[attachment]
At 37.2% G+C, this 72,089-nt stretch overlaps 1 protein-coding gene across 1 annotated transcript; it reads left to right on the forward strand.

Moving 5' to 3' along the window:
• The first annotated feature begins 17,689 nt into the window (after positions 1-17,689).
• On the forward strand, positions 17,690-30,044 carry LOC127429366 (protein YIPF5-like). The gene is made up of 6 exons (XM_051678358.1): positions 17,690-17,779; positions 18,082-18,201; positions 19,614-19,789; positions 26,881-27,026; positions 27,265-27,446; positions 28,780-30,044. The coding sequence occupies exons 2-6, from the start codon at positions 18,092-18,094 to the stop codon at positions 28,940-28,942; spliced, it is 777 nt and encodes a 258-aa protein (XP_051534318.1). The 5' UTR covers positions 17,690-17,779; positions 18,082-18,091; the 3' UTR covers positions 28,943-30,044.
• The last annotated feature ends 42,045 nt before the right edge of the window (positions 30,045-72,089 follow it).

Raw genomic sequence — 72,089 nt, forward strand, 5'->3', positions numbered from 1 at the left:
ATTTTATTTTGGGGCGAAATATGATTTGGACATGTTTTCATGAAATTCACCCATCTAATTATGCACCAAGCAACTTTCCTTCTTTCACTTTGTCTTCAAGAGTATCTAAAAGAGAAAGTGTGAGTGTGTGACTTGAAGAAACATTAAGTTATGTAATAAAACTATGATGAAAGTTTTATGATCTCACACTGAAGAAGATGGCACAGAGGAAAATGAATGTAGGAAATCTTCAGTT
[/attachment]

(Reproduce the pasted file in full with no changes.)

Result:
At 37.2% G+C, this 72,089-nt stretch overlaps 1 protein-coding gene across 1 annotated transcript; it reads left to right on the forward strand.

Moving 5' to 3' along the window:
• The first annotated feature begins 17,689 nt into the window (after positions 1-17,689).
• On the forward strand, positions 17,690-30,044 carry LOC127429366 (protein YIPF5-like). The gene is made up of 6 exons (XM_051678358.1): positions 17,690-17,779; positions 18,082-18,201; positions 19,614-19,789; positions 26,881-27,026; positions 27,265-27,446; positions 28,780-30,044. The coding sequence occupies exons 2-6, from the start codon at positions 18,092-18,094 to the stop codon at positions 28,940-28,942; spliced, it is 777 nt and encodes a 258-aa protein (XP_051534318.1). The 5' UTR covers positions 17,690-17,779; positions 18,082-18,091; the 3' UTR covers positions 28,943-30,044.
• The last annotated feature ends 42,045 nt before the right edge of the window (positions 30,045-72,089 follow it).

Raw genomic sequence — 72,089 nt, forward strand, 5'->3', positions numbered from 1 at the left:
ATTTTATTTTGGGGCGAAATATGATTTGGACATGTTTTCATGAAATTCACCCATCTAATTATGCACCAAGCAACTTTCCTTCTTTCACTTTGTCTTCAAGAGTATCTAAAAGAGAAAGTGTGAGTGTGTGACTTGAAGAAACATTAAGTTATGTAATAAAACTATGATGAAAGTTTTATGATCTCACACTGAAGAAGATGGCACAGAGGAAAATGAATGTAGGAAATCTTCAGTT